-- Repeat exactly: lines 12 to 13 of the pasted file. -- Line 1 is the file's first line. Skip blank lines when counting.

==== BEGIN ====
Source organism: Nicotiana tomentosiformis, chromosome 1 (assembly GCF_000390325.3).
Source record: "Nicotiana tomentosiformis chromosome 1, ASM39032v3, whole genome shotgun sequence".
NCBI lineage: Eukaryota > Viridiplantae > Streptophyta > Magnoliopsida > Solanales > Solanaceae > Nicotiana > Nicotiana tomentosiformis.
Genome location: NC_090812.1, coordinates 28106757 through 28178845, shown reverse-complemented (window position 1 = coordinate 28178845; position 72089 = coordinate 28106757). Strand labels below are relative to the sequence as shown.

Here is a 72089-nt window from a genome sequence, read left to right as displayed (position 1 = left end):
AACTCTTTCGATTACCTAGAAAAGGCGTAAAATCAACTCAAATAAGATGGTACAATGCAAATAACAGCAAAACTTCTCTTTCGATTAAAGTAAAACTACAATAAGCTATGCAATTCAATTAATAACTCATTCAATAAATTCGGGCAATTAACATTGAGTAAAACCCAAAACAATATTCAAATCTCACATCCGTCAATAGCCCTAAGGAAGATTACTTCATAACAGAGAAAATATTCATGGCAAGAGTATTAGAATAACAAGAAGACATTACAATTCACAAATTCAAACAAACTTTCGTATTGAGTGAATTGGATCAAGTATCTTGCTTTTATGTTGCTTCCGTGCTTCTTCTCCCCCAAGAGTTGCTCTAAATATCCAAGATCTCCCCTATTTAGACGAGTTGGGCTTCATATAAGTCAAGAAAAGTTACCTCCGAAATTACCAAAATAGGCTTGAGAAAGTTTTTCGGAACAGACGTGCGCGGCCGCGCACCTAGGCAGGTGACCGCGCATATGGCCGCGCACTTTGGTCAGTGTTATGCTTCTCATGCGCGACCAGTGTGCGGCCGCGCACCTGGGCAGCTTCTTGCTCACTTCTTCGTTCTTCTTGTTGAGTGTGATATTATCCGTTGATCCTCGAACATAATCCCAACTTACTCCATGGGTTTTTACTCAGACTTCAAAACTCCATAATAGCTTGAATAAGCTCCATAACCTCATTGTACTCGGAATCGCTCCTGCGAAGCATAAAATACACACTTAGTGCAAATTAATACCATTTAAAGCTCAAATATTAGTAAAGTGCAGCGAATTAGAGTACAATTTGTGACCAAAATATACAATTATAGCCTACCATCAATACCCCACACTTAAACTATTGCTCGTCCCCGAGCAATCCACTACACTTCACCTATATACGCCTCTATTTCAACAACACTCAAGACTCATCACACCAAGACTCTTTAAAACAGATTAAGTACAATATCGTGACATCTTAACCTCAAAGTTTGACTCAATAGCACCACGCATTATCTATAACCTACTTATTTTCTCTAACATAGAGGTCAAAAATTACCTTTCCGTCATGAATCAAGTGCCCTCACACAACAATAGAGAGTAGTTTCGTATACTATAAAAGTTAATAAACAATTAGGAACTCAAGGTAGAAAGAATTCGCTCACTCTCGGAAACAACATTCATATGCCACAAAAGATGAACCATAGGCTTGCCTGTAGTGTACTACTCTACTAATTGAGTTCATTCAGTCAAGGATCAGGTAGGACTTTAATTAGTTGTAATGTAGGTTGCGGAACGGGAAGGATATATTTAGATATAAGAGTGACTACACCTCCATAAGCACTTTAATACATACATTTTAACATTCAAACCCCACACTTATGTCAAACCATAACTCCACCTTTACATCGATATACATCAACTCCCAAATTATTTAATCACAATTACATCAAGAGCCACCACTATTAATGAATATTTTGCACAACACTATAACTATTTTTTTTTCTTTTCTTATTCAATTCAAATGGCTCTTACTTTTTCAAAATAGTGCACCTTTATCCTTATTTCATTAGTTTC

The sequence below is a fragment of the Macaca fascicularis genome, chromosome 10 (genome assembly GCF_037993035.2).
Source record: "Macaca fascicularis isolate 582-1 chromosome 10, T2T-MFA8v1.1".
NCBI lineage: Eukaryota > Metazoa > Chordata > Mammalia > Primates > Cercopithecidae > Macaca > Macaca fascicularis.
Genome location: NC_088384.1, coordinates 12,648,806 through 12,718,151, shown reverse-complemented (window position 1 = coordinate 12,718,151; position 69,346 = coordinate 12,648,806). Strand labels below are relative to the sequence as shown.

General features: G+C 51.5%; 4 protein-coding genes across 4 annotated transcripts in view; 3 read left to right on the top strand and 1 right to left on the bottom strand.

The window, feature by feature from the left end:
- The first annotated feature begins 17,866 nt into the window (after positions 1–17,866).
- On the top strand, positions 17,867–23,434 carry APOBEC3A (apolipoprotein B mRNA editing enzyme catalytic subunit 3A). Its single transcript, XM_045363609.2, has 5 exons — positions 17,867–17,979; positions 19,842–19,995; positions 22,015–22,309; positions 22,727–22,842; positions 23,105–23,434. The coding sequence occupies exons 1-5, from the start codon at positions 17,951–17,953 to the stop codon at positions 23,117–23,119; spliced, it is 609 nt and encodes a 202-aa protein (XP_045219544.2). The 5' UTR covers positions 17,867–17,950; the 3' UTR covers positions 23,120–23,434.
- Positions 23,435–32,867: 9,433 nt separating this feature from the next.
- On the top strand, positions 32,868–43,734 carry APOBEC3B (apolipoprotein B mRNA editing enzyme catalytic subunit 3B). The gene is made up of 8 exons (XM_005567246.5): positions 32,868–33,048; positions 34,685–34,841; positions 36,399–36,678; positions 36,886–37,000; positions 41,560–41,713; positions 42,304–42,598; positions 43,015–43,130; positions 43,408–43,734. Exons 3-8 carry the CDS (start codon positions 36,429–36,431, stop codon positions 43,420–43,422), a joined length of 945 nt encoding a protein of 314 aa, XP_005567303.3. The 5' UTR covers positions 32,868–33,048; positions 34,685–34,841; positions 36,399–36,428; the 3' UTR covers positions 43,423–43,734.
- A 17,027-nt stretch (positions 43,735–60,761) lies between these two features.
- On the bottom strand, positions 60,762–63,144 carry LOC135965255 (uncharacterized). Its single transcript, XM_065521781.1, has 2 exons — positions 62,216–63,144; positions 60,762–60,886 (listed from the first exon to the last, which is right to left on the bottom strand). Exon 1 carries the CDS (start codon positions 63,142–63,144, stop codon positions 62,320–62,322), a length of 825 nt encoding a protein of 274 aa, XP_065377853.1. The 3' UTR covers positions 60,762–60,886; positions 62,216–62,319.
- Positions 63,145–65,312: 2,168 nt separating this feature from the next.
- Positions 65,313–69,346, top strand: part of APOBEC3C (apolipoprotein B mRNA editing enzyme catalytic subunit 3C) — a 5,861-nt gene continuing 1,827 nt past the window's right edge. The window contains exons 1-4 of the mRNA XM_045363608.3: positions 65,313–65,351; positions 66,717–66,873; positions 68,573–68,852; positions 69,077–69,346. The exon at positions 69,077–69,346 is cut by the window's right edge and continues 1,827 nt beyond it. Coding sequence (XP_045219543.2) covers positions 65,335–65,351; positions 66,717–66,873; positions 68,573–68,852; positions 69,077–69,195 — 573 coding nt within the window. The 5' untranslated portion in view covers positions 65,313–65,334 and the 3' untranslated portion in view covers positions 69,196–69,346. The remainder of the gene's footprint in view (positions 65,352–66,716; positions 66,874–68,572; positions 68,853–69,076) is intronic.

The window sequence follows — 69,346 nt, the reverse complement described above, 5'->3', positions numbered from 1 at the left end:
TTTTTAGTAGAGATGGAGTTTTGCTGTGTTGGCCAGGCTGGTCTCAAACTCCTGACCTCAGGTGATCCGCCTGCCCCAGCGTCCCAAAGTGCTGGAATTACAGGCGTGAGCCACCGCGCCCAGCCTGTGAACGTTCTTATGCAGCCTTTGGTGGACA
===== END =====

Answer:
The window, feature by feature from the left end:
- The first annotated feature begins 17,866 nt into the window (after positions 1–17,866).